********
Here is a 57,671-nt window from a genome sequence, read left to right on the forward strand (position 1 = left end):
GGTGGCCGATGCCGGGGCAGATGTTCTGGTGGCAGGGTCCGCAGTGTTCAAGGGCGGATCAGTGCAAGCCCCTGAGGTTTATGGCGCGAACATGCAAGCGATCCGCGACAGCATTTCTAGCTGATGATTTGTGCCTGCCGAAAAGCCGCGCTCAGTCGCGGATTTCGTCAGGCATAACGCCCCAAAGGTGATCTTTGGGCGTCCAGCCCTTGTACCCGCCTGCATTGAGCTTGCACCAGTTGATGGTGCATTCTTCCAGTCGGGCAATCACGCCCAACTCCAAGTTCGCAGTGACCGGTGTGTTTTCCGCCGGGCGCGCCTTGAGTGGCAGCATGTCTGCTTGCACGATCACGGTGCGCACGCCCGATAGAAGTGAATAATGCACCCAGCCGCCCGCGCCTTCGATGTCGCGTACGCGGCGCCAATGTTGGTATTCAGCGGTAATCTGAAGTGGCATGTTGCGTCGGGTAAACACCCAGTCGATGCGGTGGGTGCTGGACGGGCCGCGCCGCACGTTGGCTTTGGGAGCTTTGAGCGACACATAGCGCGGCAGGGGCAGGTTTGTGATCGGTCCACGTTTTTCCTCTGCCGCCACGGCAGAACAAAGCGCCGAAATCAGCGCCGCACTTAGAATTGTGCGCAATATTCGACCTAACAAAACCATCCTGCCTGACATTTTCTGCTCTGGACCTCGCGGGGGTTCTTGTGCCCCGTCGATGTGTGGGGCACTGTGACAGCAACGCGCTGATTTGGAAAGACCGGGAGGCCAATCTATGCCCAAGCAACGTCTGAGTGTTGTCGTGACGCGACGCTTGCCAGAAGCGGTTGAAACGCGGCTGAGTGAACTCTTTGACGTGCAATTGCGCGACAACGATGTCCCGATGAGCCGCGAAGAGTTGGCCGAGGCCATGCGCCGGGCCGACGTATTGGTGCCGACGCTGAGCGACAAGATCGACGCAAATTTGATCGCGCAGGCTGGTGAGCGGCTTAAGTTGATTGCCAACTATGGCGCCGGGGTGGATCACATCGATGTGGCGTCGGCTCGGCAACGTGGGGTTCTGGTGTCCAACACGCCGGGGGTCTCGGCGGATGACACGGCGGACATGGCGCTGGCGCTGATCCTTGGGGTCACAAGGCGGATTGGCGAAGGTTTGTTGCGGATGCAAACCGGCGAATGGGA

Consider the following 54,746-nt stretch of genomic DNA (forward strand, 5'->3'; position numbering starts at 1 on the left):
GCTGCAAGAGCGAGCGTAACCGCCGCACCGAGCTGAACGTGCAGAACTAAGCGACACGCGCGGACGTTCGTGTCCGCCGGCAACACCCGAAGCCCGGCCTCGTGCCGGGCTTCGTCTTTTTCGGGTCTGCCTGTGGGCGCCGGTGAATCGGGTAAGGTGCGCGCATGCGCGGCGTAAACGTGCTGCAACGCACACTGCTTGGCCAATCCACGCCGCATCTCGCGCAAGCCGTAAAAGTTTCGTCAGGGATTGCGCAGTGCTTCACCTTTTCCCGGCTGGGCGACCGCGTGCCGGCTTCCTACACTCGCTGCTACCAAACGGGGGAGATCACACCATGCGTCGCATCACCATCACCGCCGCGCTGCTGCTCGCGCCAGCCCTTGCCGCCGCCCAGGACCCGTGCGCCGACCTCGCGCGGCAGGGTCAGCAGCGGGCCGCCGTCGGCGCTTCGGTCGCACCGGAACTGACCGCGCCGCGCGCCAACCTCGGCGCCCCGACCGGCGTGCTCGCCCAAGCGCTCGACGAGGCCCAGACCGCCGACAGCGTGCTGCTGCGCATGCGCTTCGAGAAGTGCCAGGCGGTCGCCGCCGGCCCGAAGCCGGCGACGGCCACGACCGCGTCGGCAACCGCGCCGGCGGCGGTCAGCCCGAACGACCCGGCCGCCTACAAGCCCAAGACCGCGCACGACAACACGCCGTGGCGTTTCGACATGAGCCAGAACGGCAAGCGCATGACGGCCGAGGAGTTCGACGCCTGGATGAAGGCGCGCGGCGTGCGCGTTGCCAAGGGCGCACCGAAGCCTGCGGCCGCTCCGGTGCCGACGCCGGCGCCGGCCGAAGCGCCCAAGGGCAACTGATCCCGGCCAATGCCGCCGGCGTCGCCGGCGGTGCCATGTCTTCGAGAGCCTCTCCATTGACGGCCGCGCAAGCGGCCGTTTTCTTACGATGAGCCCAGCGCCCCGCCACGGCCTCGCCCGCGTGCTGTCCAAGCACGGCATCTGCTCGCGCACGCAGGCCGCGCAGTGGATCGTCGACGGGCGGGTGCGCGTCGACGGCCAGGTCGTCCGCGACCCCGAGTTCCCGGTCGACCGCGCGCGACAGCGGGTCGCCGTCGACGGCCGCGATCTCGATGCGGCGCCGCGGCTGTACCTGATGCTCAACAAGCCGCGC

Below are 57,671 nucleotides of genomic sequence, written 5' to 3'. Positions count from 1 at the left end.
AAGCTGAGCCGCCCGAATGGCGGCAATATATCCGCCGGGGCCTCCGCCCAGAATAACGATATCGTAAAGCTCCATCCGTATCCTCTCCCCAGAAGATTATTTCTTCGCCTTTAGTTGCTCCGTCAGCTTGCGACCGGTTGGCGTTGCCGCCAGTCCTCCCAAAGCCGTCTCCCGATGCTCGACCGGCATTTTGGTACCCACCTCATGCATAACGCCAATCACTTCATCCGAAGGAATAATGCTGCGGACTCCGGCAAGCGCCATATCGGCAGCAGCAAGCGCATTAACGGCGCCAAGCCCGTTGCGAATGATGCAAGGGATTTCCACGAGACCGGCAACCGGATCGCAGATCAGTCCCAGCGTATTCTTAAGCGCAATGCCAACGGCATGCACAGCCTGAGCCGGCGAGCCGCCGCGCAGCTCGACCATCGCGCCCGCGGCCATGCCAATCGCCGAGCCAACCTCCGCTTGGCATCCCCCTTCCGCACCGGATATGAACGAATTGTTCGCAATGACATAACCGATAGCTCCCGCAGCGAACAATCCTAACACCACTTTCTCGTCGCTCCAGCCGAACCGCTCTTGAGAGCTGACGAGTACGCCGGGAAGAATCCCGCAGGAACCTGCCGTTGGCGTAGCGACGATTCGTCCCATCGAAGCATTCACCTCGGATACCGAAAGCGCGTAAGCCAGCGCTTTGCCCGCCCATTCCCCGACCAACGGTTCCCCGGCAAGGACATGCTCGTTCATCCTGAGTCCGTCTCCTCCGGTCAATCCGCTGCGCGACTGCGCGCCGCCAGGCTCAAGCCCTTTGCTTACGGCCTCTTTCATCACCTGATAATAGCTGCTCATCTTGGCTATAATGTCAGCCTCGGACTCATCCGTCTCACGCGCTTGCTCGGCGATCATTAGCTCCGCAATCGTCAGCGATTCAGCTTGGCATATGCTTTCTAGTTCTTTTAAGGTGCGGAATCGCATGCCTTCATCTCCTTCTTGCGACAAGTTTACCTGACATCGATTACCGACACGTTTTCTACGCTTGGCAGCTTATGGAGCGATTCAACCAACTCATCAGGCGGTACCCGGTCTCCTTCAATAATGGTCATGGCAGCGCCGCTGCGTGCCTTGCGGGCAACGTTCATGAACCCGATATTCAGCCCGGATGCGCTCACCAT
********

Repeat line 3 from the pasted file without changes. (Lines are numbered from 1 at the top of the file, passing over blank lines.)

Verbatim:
Consider the following 54,746-nt stretch of genomic DNA (forward strand, 5'->3'; position numbering starts at 1 on the left):